For these reasons, the district court did not abuse its discretion in denying Ms. Di Pietro's motion to dismiss the indictment.

AFFIRMED.

FOOTNOTES

FN1. Generally, we review a district court's denial of a motion to dismiss the indictment for abuse of discretion.  United States v. Palomino Garcia, 606 F.3d 1317, 1322 (11th Cir.2010).   But when that motion “challenges the constitutionality of a statute, we review de novo the interpretation of the statute by the district court.”  United States v. Spoerke, 568 F.3d 1236, 1244 (11th Cir.2009)..  FN1. Generally, we review a district court's denial of a motion to dismiss the indictment for abuse of discretion.  United States v. Palomino Garcia, 606 F.3d 1317, 1322 (11th Cir.2010).   But when that motion “challenges the constitutionality of a statute, we review de novo the interpretation of the statute by the district court.”  United States v. Spoerke, 568 F.3d 1236, 1244 (11th Cir.2009).

FN2. To bring a facial vagueness challenge, the Supreme Court has required that the party establish that “no set of circumstances exists under which the [criminal statute] would be valid.”  United States v. Salerno, 481 U.S. 739, 745, 107 S.Ct. 2095, 2100 (1987).   But when the statute infringes on constitutionally protected rights, such as the right to free speech or of association, the Supreme Court has said that a more stringent vagueness standard should apply.  Vill. of Hoffman Estates v. Flipside, Hoffman Estates, Inc., 455 U.S. 489, 499, 102 S.Ct. 1186, 1193-94 (1982).   In Horton v. City of St. Augustine, Fla., 272 F.3d 1318, 1330 (11th Cir.2001), we noted that the Supreme Court in City of Chicago v. Morales, 527 U.S. 41, 119 S.Ct. 1849 (1999), applied such a standard when it upheld a facial vagueness challenge to a law that (1) had no mens rea requirement;  (2) infringed on constitutionally protected rights;  and (3) had text permeated by vagueness..  FN2. To bring a facial vagueness challenge, the Supreme Court has required that the party establish that “no set of circumstances exists under which the [criminal statute] would be valid.”  United States v. Salerno, 481 U.S. 739, 745, 107 S.Ct. 2095, 2100 (1987).   But when the statute infringes on constitutionally protected rights, such as the right to free speech or of association, the Supreme Court has said that a more stringent vagueness standard should apply.  Vill. of Hoffman Estates v. Flipside, Hoffman Estates, Inc., 455 U.S. 489, 499, 102 S.Ct. 1186, 1193-94 (1982).   In Horton v. City of St. Augustine, Fla., 272 F.3d 1318, 1330 (11th Cir.2001), we noted that the Supreme Court in City of Chicago v. Morales, 527 U.S. 41, 119 S.Ct. 1849 (1999), applied such a standard when it upheld a facial vagueness challenge to a law that (1) had no mens rea requirement;  (2) infringed on constitutionally protected rights;  and (3) had text permeated by vagueness.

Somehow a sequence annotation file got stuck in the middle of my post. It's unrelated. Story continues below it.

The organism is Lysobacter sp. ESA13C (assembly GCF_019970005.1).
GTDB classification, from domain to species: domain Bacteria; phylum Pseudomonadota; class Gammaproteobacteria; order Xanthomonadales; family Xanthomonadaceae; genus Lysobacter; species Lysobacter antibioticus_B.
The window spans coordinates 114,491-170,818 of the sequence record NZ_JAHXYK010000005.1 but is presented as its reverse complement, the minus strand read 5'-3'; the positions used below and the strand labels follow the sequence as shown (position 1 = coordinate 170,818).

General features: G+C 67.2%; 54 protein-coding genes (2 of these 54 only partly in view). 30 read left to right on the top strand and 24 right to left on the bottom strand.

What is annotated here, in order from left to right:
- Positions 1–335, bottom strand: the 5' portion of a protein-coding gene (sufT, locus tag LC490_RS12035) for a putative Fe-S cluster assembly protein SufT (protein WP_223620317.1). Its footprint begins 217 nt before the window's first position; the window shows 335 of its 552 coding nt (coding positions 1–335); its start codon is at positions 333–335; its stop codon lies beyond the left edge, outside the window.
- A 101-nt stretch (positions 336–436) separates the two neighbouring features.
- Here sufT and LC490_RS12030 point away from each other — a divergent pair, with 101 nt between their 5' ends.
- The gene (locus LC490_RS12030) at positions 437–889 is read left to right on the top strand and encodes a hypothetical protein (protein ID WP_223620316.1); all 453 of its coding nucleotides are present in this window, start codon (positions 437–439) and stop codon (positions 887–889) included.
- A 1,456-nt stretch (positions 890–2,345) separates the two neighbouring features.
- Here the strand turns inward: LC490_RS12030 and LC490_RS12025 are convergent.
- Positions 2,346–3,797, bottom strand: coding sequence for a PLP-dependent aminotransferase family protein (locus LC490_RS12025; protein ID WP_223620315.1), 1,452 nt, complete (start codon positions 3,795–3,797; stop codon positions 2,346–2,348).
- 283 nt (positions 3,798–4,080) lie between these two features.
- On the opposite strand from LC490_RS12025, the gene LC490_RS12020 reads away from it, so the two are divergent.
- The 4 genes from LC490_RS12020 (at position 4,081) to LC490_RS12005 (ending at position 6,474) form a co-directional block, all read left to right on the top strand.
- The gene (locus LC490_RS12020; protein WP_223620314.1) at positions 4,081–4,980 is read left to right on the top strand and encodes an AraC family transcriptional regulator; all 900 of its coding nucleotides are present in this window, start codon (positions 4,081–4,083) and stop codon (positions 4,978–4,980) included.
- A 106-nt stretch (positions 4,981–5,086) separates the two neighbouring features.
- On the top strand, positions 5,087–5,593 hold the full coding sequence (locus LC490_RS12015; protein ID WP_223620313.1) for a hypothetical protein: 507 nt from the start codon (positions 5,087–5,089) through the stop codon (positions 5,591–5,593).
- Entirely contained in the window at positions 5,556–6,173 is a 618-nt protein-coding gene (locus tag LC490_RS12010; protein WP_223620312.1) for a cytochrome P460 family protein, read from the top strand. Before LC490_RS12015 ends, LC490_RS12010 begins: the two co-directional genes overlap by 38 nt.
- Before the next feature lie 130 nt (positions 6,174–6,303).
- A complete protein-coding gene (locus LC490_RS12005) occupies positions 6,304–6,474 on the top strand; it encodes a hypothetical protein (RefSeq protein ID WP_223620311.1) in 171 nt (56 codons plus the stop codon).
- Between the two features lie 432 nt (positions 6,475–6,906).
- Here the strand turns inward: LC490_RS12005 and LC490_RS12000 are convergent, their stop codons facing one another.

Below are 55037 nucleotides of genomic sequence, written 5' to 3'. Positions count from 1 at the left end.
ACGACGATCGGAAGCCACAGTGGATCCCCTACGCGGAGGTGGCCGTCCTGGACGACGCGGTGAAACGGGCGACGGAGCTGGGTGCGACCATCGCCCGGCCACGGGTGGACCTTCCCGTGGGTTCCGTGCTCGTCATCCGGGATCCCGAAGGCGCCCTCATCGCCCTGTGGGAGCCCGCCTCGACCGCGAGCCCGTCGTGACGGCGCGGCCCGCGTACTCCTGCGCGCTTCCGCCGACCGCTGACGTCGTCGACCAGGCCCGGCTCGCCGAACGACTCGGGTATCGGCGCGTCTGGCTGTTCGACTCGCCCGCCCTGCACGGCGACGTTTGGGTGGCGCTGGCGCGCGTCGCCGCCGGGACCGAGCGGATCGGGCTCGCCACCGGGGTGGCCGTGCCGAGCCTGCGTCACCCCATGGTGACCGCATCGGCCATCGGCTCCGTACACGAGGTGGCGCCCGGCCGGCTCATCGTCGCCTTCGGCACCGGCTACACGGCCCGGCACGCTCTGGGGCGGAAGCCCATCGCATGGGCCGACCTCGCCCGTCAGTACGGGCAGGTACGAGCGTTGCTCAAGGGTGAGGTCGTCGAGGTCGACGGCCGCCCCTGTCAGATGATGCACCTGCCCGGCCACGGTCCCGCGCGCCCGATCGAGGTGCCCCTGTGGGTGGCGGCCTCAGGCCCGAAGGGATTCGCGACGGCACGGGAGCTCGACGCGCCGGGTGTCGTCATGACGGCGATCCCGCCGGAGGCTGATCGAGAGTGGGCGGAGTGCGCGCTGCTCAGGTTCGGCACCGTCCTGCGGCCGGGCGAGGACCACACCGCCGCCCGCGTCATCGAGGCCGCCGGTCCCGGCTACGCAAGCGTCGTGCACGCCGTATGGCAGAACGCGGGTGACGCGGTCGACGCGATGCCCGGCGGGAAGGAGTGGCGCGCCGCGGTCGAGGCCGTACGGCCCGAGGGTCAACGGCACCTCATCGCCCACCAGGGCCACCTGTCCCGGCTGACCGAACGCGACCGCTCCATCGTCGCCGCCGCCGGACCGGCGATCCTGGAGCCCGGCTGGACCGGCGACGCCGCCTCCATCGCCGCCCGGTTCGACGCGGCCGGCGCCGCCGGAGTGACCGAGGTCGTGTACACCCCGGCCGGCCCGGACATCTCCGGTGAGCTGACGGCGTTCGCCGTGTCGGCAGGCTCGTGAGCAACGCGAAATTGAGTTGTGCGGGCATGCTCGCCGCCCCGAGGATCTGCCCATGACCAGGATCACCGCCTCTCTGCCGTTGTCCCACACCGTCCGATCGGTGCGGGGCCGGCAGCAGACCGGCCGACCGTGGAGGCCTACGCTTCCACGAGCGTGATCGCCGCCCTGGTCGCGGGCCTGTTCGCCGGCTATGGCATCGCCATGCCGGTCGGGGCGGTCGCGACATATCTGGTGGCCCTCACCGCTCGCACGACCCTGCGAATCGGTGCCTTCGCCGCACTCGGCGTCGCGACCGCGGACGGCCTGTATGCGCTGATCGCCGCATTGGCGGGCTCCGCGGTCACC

FN3. The two tend to be analyzed together because a law's vagueness is relevant to an overbreadth analysis in determining whether the law chills a substantial amount of protected expression.   See Hoffman Estates, 455 U.S. at 494 n.6, 102 S.Ct. at 1191 n.6..  FN3. The two tend to be analyzed together because a law's vagueness is relevant to an overbreadth analysis in determining whether the law chills a substantial amount of protected expression.   See Hoffman Estates, 455 U.S. at 494 n.6, 102 S.Ct. at 1191 n.6.

FN4. Even assuming that state law could trump federal law, we do not see a conflict between § 1325(c) and Florida's marriage laws.   Although marriage is an element of the crime under § 1325(c), the statute does not invalidate or criminalize that marriage.   Rather, the law only criminalizes the purpose for which that marriage will be used and therefore stands in no different position than other criminal laws that involve the use of legal means for illicit purposes.   See Lutwak v. United States, 344 U.S. 604, 610-613, 73 S.Ct. 481, 485-87 (1953)..  FN4. Even assuming that state law could trump federal law, we do not see a conflict between § 1325(c) and Florida's marriage laws.   Although marriage is an element of the crime under § 1325(c), the statute does not invalidate or criminalize that marriage.   Rather, the law only criminalizes the purpose for which that marriage will be used and therefore stands in no different position than other criminal laws that involve the use of legal means for illicit purposes.   See Lutwak v. United States, 344 U.S. 604, 610-613, 73 S.Ct. 481, 485-87 (1953).

MARTIN, Circuit Judge: